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Plano's Mama Pita Mediterranean Grill: The food excites, the business strategy doesn't.

Please don't take my couscous away!
Please don't take my couscous away!

Nothing rattles the old chains like an eating establishment that has the flavorful culinary bells and whistles firing on all cylinders, purring along like a finely tuned Aston Martin on the speedway, only to be inadvertently swept beneath the undertow of its own poorly-executed branding strategy. It pains me a great deal to report that Mama Pita Mediterranean Grill, located at suite C6 of 5800 Legacy Drive, succumbs to this common pitfall.

The unfortunate observation pains me most because Mama Pita's food is nothing short of excellent, and the idea of turning traditional mediterranean (i.e. Lebanon, Isreal, Palestine, Syria, Jordan, and even possibly Northern Africa) cuisine into a giant "wrapped" food (think Chipotle or Freebird's) is an exciting and novel approach that should be applauded, especially when it's done as well as Mama Pita does it.

Step up to the counter and ponder which of the six succulent mediterranean dips to choose while the exceedingly pleasant staff warms your oversized pita. The pita is actually one of the few lows of the restaurant. I found it a little thin, tasting much more like a store-bought wheat tortilla than a pita, something you'll notice as soon as the "pita" cools. The dips fare much better. Choose from a competent hummus, a better-than-it-sounds rich beet or carrot tahini, a seminal eggplant baba ghannouj, a delicious but not-for-the-faint-of-breath garlic dip, or a crowd favorite, the refreshing cucumber tzatziki yogurt.

Move down the line for a salad selection: a zesty mixed green fattouch, the flavorful orzo with feta and lemon vinegrette, the strong parsley of tabbouleh, or my favorite, sweet and savory couscous. Next, have your cook pile on your choice of cracked wheat, cubed and delicately spiced patata (potatoes), or perfectly steamed basmati rice with lentils and caramelized onion. All are tremendous choices, but each patron will certainly have their favorites. Finally make your main protein selection of deliciously spiced chicken, beef, or shrimp skewer with grilled vegetables, succulent kafta (a pressed lamb and beef link), or herbaceous falafel, a crispy fried patty of fava and garbanzo beans.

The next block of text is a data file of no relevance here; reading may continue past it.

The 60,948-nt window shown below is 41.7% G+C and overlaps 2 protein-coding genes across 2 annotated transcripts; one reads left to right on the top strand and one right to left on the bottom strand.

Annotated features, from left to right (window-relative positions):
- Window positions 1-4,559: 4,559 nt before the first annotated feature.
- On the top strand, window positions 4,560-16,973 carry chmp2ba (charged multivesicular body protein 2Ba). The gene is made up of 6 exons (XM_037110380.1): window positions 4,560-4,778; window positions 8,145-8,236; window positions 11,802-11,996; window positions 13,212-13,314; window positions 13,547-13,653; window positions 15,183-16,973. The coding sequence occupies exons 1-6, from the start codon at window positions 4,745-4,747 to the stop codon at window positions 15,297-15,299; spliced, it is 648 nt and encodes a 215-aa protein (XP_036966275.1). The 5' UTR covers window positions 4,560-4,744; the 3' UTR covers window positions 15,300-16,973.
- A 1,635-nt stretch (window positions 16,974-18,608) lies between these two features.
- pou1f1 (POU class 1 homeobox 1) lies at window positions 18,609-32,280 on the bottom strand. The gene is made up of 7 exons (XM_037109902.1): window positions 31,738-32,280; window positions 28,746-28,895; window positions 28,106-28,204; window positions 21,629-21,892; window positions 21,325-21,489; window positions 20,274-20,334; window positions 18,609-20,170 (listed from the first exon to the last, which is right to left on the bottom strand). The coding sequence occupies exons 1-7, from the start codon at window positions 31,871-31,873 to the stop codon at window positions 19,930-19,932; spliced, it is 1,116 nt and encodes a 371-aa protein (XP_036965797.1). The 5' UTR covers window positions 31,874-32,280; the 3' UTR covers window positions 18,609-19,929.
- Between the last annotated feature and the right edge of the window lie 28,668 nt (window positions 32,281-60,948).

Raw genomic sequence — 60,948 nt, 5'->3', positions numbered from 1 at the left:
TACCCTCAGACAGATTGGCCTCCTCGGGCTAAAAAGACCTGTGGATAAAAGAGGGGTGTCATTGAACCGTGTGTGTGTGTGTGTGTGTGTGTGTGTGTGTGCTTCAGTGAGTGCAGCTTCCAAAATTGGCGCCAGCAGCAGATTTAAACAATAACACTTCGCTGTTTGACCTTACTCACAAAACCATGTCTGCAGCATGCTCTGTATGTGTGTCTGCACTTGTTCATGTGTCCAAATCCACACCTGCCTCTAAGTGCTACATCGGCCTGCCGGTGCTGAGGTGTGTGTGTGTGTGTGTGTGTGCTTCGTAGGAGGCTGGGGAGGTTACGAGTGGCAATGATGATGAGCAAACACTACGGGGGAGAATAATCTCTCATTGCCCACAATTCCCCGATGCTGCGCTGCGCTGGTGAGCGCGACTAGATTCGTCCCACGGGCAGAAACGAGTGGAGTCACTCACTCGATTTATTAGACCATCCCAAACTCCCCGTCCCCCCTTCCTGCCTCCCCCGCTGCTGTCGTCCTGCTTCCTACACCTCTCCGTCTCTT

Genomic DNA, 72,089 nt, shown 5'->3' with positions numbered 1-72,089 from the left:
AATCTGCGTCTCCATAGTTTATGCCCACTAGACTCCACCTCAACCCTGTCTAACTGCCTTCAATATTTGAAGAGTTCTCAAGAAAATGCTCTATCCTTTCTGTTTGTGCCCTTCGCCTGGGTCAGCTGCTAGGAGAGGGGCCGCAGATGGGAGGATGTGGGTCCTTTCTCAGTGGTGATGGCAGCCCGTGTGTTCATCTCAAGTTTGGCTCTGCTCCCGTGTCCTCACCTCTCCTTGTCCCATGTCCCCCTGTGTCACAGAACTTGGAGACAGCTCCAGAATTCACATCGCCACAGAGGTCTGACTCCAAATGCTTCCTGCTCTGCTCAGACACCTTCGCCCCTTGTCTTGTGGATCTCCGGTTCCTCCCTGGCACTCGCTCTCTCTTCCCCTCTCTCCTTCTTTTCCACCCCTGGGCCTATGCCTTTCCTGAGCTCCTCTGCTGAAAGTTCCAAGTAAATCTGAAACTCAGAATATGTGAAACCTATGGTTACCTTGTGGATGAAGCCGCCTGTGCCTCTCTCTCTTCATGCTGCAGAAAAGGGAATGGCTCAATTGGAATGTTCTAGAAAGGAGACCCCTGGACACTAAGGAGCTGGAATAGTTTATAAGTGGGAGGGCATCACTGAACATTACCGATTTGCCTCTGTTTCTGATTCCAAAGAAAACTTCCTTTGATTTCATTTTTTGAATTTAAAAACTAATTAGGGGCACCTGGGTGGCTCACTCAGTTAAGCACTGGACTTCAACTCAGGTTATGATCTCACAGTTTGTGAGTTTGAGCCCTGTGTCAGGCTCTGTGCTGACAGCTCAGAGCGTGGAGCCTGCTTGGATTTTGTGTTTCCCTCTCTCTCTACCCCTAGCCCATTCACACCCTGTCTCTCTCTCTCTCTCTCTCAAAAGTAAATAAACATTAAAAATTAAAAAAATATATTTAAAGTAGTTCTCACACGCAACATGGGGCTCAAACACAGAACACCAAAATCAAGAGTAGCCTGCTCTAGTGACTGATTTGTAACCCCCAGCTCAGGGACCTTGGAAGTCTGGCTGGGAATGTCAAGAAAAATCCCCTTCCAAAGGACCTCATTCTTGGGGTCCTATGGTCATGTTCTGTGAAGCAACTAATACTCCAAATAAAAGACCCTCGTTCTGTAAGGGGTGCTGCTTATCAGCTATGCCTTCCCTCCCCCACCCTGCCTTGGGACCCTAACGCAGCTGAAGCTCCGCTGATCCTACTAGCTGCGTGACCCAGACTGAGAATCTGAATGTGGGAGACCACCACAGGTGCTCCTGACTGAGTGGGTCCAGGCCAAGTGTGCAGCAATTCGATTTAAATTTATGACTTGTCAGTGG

In the end, all of these ingredients are carefully rolled up into a giant "pita" for lucky patrons to enjoy. It's a welcome departure from the Texas pizza and tex-mex mainstays of semi-quick food, great for lunch or dinner on a short timetable. For those adventurous enough to give it a shot, satisfaction and future cravings for the same are assured.

While the food is beyond reproach, Mama Pita's brand strategy could end up causing damage to this diamond in the rough. We frequent the establishment, usually for dinner, and sadly from our observation, the traffic is slim, and so it seems most come to Mama Pita for lunch. Many restaurants can survive on lunchtime traffic alone, but with the Legacy district's hefty rent, one wonders whether it's enough to keep Mama Pita afloat.

The second issue I find is with the name. Mama Pita Mediterranean Grill's title could be a tad misleading as judged by some of the unsuspecting patrons that enter. Several pita places can be found throughout the metroplex serving the more identifiable subway style ingredients wrapped sandwich style in a thick pita bread with a side of potato chips. Mama Pita is not that kind of place. It's something more, something special, unique, and exotic. We have witnessed several potential customers enter with a little trepidation, only to be greeted with staff member offering free falafel from behind the counter. While I happen to enjoy falafel, it is a food with strong, specific tastes that most will either immediately love or hate, perhaps not the best introduction to the restaurant's cuisine. I have witnessed more than a few take a small bite of falafel, grimace a bit, and end up skulking out of the place, hoping desperately not to be noticed. While the falafel may seem a perfect finger-food to pass out, perhaps a tiny cup or fried pita chip of tzatziki or carrot tahini would fare better with new inductees. 

The fourth problem I have become increasingly annoyed by is the constant tinkering with the menu. My personal favorites are the couscous, the cracked wheat, and the garlic dip (though my wife secretly wishes I'd go for something easier on the breath). I certainly understand that a newish establishment must cater to the likes of their clientele, but no less than three times have I been disappointed that one or more of these features have been stricken and replaced, and stricken and replaced again from the menu due to demand or lack thereof. The solution I would offer, rather than disappoint some returning customers would be to keep these original mediterranean mainstays and just cook less of them rather than strike them completely from the menu day to day. This type of restaurant thrives on their consistency of customers knowing what they're going to get when they want to get it, not hoping against hope that they fired the dishes you crave each time you make the trip.

In summation, Mama Pita won't be for everyone, but for those who give it a try, far more will be pleased and rearing to return again. It's a flavor that requires a little adventure, but it pays off in a big way if you let it. Let's face it, don't we Texans eat enough steaks, tacos, and refried beans? Everything's bigger in Texas, why not add our culinary curiosities to the list?


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